The Value of a Student’s VoiceAiden Sabater
How the student’s voices are a part of the classroom culture
The opportunity to talk within some classrooms may be neglected. Student engagement can be based upon the classroom environment. The more we shift education online, the more we must be intentional about allowing students to socialize. This article discusses why it is essential to let a students’ voice be heard within the classroom and how to build deliberate engagement, all while promoting a healthy classroom culture.
Involving Student voices in the classroom
It is crucial to foster an atmosphere where students feel their voice matters. Involving students’ voices within the classroom provides them with opportunities they may not have known about. Allowing student voices to be heard demonstrates that the classroom is a safe space where they can speak up and share their ideas, whether related to the class content or style of teaching. A safe space for student voices is where they can openly discuss the class topic and ask questions while not feeling afraid of being wrong. Student voices are those that participate. Not only does this improve student involvement with the course material, but it also creates a forum for discussion, idea sharing, and debate. There are plenty of benefits from student voices. The classroom benefits do not just stop at student-to-student engagement. Students can confide in professors when having trouble within the classroom by utilizing office hours. This atmosphere gives students a way to voice their ideas and needs. It can give them the opportunity to discuss their understanding of the class content, letting the professor know the student’s progression within the class. These could all be the results of letting students’ voices be heard.
Building classroom culture
Allowing students to talk with one another is one way of strengthening classroom culture. Classroom culture is built upon and established. Students need to find it appropriate within the classroom to talk to one another. With the professor’s help, they can guide students in discussions until it becomes natural for students to speak to one another without assistance. Classroom culture is not only about oral skills and engagement. It is also about listening skills. Listening to your peers is crucial. It can be the cause of avoiding disagreements and misunderstandings.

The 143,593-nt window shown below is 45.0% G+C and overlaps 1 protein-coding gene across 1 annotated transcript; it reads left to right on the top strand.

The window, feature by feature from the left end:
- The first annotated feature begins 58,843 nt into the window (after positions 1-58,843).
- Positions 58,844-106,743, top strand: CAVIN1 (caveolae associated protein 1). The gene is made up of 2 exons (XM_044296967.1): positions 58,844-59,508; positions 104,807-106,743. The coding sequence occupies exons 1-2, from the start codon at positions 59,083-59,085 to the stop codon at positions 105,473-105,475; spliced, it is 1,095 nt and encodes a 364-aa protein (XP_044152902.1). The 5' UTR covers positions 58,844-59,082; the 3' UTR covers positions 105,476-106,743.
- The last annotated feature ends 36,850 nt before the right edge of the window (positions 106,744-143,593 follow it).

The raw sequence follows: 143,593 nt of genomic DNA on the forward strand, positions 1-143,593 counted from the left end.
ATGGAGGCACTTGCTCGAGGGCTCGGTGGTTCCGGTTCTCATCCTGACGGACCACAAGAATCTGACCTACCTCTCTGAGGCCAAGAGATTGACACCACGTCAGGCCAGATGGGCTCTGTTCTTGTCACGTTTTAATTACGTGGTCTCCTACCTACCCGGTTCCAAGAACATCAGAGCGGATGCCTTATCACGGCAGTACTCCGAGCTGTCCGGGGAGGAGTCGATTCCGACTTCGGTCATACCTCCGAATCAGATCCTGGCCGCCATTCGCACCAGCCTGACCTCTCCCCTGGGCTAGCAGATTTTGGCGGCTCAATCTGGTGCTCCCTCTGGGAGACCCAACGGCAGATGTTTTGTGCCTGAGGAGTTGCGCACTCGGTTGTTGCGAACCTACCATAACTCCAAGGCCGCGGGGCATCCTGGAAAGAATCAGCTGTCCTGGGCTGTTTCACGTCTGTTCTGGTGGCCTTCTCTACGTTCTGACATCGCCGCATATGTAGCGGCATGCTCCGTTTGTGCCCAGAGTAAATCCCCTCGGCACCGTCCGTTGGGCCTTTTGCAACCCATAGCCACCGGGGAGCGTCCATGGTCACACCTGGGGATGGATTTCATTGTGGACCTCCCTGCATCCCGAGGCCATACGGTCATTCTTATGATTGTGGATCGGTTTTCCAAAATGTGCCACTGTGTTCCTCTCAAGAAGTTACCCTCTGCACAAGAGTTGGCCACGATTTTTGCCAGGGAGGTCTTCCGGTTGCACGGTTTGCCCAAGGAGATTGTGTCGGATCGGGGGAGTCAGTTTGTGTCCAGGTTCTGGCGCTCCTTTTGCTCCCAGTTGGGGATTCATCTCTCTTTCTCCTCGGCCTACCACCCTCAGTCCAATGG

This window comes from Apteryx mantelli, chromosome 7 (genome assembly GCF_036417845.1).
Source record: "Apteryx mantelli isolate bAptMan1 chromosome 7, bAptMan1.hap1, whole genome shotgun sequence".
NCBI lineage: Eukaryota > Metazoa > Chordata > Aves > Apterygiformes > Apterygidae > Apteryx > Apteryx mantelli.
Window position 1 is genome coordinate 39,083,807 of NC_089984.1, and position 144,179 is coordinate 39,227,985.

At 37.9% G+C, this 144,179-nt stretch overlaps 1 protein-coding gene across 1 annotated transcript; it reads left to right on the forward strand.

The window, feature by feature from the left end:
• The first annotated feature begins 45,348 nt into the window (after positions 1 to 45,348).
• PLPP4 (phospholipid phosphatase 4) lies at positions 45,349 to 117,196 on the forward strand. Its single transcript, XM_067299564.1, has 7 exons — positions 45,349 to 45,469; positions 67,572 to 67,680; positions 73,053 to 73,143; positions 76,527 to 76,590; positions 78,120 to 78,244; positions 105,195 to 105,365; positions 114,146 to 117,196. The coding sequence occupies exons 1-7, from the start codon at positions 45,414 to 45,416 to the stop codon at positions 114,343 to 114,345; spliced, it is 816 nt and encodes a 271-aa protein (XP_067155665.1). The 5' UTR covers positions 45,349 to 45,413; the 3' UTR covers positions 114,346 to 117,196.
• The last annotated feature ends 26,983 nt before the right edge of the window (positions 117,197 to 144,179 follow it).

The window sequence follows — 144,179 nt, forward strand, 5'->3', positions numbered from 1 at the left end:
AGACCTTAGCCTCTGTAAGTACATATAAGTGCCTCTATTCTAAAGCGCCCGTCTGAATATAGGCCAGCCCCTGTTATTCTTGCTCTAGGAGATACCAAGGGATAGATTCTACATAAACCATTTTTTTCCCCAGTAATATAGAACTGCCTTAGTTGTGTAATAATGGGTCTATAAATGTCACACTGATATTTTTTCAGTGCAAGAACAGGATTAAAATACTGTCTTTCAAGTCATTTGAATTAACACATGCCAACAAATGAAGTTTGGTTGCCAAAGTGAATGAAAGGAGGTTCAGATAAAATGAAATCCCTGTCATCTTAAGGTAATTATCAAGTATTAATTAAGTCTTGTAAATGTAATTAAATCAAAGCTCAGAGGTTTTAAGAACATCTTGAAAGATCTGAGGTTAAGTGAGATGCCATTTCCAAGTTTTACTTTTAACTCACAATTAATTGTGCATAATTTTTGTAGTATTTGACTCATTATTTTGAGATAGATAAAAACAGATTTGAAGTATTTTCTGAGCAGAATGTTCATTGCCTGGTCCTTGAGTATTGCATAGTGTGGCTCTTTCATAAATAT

Disengaging by listening
Students should be allowed to discuss the content to demonstrate their grasp since constant listening can disengage them. A listening student can quickly become a bored student. Students’ disengagement allows them to turn to their technology during class to ease boredom. The content of the class may not be boring, but instead, it is the class. It becomes a vicious cycle. To break this vicious cycle, let students talk. Discussions assist students in focusing on the content, engaging and testing their understanding
Higher retention in the classroom
Creating genuine engagement within the classroom are moments that students remember. Students have plenty of ways to let their voices be heard and start engaging. There are more options than peer-to-peer. Students can talk in a group setting, to the professor, or even when presenting in front of the class. They will remember information when having to speak publicly, compared to being tested or quizzed on the content. Group projects can be a great way to engage students in the content that is not just the professor lecturing. Group projects also allow students to socialize while working on class content. Another opportunity for professors to engage their students is the flipped classroom. The flipped classroom is based on engagement during class instead of lectures, where students can often become disengaged. Education is more than gaining knowledge. It is also about the community and connections you build along the way. If it were just knowledge people needed, it would be easier to turn to google. The purpose of education is not about cramming in knowledge. It should be about raising people within the community. A way to involve students within this community would be to let their voices be heard. Students may be hesitant to speak up in class. With the right opportunities, communities, and culture, these students who had previously stayed quiet in class will jump at the option to share their ideas. Students feel more inclined to participate when the class atmosphere is welcoming and non-discouraging.